Submitted by jjadmin on Wed, 11/20/2013 - 10:51
1. Downloading, installing and configuring the database
See the installation and configuration note for your database.
2. Create table and insert data as:
Create table employee(empName varchar(20), id int PRIMARY KEY)
insert into employee values (‘name1’,1)
insert into employee values (‘name2’,2)
Submitted by heartin on Tue, 05/28/2013 - 03:44
We can define columns in databases which will auto increment its values whenever we add a new row. Different databases have different ways to do so and even call them differently like auto increment, identity column etc. We will discuss the auto increment for some databases here. Please feel free to add other database details that you know through the comments.
Auto Increment in MySQL
The AUTO_INCREMENT attribute can be used to generate a unique identity for new rows: [node:read-more:link]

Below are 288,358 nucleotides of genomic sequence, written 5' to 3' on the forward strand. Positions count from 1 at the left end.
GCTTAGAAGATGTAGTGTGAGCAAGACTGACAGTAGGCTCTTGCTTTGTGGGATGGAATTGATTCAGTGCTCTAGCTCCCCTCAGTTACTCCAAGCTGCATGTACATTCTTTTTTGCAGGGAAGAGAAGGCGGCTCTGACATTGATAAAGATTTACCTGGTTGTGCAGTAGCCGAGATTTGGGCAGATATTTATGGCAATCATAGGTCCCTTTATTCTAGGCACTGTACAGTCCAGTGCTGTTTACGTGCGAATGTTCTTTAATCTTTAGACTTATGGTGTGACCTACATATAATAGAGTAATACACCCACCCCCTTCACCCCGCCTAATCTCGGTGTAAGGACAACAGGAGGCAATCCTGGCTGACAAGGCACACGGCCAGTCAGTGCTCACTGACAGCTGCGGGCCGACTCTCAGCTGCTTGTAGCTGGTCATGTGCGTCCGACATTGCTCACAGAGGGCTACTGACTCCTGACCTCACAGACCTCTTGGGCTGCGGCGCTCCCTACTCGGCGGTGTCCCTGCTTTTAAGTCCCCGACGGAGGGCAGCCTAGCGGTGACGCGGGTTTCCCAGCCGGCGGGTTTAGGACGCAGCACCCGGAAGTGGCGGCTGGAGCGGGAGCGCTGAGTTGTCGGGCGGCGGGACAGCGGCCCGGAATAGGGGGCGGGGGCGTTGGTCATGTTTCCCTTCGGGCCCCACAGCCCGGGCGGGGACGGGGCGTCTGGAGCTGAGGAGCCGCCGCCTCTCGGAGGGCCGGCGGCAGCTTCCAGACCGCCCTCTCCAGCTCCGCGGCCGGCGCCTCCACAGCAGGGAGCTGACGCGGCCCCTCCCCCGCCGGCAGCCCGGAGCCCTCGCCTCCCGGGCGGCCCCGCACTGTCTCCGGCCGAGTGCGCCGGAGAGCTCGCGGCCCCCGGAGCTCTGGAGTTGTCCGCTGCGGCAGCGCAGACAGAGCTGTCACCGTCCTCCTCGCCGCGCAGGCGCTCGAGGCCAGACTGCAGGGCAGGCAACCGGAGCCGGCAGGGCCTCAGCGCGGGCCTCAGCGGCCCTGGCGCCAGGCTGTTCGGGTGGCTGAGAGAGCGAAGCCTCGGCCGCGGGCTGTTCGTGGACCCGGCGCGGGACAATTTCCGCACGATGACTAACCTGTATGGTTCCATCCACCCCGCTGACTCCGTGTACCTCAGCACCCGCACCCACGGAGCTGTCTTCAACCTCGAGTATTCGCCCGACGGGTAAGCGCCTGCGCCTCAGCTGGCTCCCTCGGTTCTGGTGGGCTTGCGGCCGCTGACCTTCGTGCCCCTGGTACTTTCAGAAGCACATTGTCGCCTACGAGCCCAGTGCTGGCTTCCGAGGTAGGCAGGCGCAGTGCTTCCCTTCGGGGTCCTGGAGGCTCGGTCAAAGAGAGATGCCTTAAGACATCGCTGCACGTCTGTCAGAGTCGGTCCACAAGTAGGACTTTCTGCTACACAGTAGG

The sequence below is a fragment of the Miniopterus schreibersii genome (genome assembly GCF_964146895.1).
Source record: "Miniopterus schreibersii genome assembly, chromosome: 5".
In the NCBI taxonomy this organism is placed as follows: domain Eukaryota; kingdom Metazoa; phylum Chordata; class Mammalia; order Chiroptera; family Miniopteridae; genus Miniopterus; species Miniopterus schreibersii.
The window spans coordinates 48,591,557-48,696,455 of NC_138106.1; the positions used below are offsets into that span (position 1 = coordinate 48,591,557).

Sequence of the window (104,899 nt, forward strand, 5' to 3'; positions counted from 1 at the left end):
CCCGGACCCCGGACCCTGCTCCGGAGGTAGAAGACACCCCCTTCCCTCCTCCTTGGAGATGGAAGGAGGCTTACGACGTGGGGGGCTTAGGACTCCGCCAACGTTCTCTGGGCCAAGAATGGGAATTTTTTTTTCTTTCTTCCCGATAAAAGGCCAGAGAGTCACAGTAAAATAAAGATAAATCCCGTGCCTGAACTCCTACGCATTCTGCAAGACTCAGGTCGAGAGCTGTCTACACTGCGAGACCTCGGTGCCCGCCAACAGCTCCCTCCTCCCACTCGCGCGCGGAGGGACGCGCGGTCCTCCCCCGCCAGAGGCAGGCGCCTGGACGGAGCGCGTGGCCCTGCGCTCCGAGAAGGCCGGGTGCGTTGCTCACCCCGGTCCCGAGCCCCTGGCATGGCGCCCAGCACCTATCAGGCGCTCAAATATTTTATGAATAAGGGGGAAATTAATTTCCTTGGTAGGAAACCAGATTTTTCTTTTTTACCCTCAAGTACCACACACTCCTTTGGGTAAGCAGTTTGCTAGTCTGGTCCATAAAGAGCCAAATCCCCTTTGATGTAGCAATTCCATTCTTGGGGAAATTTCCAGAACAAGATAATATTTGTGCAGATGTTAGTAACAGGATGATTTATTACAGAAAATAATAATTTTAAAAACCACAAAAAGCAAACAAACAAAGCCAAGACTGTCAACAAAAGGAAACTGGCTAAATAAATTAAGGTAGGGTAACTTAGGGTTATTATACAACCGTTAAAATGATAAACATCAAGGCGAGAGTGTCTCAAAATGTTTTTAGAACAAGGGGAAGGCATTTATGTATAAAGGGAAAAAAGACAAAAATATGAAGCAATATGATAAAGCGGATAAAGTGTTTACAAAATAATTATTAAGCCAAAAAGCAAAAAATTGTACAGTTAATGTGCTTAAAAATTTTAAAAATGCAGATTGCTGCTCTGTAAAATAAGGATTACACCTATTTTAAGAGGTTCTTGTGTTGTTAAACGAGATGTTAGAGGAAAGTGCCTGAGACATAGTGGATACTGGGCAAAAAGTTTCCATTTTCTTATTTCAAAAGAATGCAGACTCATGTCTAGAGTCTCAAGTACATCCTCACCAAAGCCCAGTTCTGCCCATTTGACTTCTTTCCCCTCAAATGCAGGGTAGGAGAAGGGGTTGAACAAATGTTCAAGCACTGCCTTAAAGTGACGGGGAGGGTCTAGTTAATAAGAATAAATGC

Submitted by heartin on Fri, 05/24/2013 - 00:18
Submitted by heartin on Thu, 05/23/2013 - 08:50
Here we discuss examples for different cases of usage for stored procedures and stored functions. Please refer to the note on ‘Stored Procedures and Stored Functions in MySQL’ for more theory, details and explanations. [node:read-more:link]
Submitted by heartin on Thu, 05/23/2013 - 08:37
A stored routine allow users to define a set of statements that they can later call together. Stored procedures and stored functions are the two types of stored routines in MySQL. A stored procedure takes in zero or more input parameters and runs specified SQL statements. A stored function takes in zero or more parameters, runs specified SQL, and returns exactly one scalar value. [node:read-more:link]